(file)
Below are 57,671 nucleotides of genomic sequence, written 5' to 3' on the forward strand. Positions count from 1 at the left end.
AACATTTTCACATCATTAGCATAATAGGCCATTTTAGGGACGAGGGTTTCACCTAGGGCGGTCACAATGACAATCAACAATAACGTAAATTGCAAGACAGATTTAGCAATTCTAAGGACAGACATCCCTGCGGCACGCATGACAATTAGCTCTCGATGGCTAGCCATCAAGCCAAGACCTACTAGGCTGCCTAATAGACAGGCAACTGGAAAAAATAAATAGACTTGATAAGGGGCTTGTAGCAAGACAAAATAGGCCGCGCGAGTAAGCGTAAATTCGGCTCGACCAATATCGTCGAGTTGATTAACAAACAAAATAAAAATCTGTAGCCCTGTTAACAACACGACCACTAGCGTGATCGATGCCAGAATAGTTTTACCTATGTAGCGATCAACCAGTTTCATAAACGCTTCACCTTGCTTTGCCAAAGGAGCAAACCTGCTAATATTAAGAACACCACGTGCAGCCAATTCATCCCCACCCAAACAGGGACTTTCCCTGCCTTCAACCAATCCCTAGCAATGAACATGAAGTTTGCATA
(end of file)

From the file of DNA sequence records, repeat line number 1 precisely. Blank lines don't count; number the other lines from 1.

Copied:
Below are 57,671 nucleotides of genomic sequence, written 5' to 3' on the forward strand. Positions count from 1 at the left end.